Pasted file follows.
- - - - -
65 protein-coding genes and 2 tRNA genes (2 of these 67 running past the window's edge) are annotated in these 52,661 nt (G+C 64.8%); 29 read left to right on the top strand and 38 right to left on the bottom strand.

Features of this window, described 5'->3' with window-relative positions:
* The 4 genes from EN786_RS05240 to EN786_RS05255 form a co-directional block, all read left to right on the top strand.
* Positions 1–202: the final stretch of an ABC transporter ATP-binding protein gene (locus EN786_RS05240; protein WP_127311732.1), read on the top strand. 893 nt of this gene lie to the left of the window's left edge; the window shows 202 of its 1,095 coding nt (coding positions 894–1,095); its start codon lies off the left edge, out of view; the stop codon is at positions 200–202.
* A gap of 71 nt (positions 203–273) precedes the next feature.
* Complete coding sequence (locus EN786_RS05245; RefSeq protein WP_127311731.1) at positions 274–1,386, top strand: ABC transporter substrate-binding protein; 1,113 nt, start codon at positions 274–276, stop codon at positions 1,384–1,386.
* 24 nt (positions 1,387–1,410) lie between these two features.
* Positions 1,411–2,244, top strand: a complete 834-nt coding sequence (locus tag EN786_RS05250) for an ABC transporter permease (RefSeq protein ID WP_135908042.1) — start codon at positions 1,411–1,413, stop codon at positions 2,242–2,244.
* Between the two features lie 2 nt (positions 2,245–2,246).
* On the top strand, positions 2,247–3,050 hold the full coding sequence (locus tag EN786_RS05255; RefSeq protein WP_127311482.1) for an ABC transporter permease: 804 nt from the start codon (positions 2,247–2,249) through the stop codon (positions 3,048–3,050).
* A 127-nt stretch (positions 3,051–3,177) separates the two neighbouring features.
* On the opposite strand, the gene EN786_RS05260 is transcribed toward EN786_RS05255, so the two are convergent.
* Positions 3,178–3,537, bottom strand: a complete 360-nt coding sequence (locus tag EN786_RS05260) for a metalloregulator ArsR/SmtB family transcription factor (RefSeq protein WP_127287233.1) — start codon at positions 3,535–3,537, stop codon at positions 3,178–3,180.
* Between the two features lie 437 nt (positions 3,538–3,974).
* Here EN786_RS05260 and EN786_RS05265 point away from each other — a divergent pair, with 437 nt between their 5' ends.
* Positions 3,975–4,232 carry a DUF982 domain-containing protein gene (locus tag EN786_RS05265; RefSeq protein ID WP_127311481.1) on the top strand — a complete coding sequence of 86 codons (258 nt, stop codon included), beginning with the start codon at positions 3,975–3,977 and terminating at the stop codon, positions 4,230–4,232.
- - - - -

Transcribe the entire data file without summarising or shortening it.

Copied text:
65 protein-coding genes and 2 tRNA genes (2 of these 67 running past the window's edge) are annotated in these 52,661 nt (G+C 64.8%); 29 read left to right on the top strand and 38 right to left on the bottom strand.

Features of this window, described 5'->3' with window-relative positions:
* The 4 genes from EN786_RS05240 to EN786_RS05255 form a co-directional block, all read left to right on the top strand.
* Positions 1–202: the final stretch of an ABC transporter ATP-binding protein gene (locus EN786_RS05240; protein WP_127311732.1), read on the top strand. 893 nt of this gene lie to the left of the window's left edge; the window shows 202 of its 1,095 coding nt (coding positions 894–1,095); its start codon lies off the left edge, out of view; the stop codon is at positions 200–202.
* A gap of 71 nt (positions 203–273) precedes the next feature.
* Complete coding sequence (locus EN786_RS05245; RefSeq protein WP_127311731.1) at positions 274–1,386, top strand: ABC transporter substrate-binding protein; 1,113 nt, start codon at positions 274–276, stop codon at positions 1,384–1,386.
* 24 nt (positions 1,387–1,410) lie between these two features.
* Positions 1,411–2,244, top strand: a complete 834-nt coding sequence (locus tag EN786_RS05250) for an ABC transporter permease (RefSeq protein ID WP_135908042.1) — start codon at positions 1,411–1,413, stop codon at positions 2,242–2,244.
* Between the two features lie 2 nt (positions 2,245–2,246).
* On the top strand, positions 2,247–3,050 hold the full coding sequence (locus tag EN786_RS05255; RefSeq protein WP_127311482.1) for an ABC transporter permease: 804 nt from the start codon (positions 2,247–2,249) through the stop codon (positions 3,048–3,050).
* A 127-nt stretch (positions 3,051–3,177) separates the two neighbouring features.
* On the opposite strand, the gene EN786_RS05260 is transcribed toward EN786_RS05255, so the two are convergent.
* Positions 3,178–3,537, bottom strand: a complete 360-nt coding sequence (locus tag EN786_RS05260) for a metalloregulator ArsR/SmtB family transcription factor (RefSeq protein WP_127287233.1) — start codon at positions 3,535–3,537, stop codon at positions 3,178–3,180.
* Between the two features lie 437 nt (positions 3,538–3,974).
* Here EN786_RS05260 and EN786_RS05265 point away from each other — a divergent pair, with 437 nt between their 5' ends.
* Positions 3,975–4,232 carry a DUF982 domain-containing protein gene (locus tag EN786_RS05265; RefSeq protein ID WP_127311481.1) on the top strand — a complete coding sequence of 86 codons (258 nt, stop codon included), beginning with the start codon at positions 3,975–3,977 and terminating at the stop codon, positions 4,230–4,232.